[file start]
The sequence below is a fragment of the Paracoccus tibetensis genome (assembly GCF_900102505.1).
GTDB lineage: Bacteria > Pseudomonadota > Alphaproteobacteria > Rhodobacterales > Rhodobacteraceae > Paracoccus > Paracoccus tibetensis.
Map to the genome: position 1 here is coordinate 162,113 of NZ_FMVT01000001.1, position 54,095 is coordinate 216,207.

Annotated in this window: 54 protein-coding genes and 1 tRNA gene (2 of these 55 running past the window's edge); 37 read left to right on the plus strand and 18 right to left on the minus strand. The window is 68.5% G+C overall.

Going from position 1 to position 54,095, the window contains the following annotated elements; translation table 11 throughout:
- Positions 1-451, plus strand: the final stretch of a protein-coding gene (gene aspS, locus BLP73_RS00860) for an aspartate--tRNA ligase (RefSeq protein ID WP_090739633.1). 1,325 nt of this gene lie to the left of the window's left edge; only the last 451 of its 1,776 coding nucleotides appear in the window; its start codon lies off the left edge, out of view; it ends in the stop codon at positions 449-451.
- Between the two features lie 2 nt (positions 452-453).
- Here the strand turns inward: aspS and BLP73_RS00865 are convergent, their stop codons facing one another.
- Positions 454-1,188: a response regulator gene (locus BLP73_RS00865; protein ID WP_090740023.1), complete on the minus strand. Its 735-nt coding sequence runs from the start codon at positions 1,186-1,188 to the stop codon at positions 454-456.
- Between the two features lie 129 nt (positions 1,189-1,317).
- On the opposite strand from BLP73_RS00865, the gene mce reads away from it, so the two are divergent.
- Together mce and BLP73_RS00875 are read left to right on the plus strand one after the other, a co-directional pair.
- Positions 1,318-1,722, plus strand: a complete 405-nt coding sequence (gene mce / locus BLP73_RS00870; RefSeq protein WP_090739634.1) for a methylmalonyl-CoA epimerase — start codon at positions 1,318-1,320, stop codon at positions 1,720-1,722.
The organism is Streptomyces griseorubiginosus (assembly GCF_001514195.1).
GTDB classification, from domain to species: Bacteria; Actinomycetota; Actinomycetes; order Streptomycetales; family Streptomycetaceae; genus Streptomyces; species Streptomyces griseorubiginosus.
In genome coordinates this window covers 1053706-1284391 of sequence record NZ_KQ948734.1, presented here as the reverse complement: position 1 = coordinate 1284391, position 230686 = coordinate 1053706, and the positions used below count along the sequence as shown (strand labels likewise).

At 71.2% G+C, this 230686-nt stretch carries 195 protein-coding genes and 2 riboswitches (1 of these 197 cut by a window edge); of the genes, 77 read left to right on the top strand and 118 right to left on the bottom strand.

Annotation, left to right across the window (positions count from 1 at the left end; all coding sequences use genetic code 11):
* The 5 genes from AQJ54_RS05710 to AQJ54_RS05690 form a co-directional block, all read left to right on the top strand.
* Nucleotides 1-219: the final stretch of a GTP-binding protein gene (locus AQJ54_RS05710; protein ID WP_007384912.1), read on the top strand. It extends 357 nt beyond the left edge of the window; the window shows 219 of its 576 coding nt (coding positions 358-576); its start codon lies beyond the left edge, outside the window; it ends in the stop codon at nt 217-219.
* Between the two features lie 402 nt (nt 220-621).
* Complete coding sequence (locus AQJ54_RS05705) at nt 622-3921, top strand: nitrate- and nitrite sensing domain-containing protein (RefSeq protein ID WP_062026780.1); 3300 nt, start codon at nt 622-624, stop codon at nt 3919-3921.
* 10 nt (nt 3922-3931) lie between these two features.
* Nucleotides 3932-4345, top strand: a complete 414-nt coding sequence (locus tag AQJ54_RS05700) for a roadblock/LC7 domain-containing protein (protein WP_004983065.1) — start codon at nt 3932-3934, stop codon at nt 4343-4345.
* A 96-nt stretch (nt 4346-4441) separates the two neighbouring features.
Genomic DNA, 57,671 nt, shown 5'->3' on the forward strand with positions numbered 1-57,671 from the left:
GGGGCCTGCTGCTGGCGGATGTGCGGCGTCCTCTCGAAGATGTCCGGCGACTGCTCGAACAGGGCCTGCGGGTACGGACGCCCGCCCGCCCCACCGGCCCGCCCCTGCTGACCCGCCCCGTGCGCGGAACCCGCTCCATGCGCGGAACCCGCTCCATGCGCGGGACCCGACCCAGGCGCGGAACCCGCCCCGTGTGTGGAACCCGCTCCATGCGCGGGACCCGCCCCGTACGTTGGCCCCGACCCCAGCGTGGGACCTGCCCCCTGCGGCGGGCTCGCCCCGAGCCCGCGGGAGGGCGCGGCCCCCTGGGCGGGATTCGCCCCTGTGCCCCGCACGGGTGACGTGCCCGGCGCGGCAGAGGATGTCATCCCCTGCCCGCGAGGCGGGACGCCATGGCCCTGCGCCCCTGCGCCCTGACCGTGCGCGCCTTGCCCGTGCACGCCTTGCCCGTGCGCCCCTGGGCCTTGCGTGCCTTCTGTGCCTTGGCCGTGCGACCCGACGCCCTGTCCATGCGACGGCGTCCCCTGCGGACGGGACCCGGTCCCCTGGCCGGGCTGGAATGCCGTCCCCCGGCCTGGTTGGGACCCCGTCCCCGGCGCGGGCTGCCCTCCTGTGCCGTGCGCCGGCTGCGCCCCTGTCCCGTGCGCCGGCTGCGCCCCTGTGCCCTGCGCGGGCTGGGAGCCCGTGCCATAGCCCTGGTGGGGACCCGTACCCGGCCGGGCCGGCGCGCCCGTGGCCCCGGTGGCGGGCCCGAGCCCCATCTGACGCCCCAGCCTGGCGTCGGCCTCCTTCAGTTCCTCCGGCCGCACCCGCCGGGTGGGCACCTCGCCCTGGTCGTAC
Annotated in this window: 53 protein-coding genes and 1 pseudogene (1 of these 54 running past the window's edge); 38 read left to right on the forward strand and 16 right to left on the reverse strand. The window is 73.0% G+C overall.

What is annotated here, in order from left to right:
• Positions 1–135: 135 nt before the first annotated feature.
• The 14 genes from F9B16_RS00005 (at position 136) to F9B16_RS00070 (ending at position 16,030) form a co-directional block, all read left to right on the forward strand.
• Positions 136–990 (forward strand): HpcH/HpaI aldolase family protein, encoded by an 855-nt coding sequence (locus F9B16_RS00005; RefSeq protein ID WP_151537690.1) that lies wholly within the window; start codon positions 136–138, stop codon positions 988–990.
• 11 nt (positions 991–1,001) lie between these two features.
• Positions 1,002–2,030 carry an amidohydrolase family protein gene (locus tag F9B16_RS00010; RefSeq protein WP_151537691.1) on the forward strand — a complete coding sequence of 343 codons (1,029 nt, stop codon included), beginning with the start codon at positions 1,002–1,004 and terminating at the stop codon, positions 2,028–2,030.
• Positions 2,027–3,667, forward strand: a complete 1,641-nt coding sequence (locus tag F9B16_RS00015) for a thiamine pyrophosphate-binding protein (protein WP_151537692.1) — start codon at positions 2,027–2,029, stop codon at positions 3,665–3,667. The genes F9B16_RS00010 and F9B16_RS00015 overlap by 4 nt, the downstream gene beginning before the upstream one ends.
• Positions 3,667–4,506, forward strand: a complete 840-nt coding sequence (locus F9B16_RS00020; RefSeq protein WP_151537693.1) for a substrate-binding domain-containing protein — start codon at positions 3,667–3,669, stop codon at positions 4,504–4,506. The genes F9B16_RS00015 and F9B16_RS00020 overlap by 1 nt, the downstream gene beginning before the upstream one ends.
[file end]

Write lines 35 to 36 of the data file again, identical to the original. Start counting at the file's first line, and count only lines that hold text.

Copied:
• Positions 2,027–3,667, forward strand: a complete 1,641-nt coding sequence (locus tag F9B16_RS00015) for a thiamine pyrophosphate-binding protein (protein WP_151537692.1) — start codon at positions 2,027–2,029, stop codon at positions 3,665–3,667. The genes F9B16_RS00010 and F9B16_RS00015 overlap by 4 nt, the downstream gene beginning before the upstream one ends.
• Positions 3,667–4,506, forward strand: a complete 840-nt coding sequence (locus F9B16_RS00020; RefSeq protein WP_151537693.1) for a substrate-binding domain-containing protein — start codon at positions 3,667–3,669, stop codon at positions 4,504–4,506. The genes F9B16_RS00015 and F9B16_RS00020 overlap by 1 nt, the downstream gene beginning before the upstream one ends.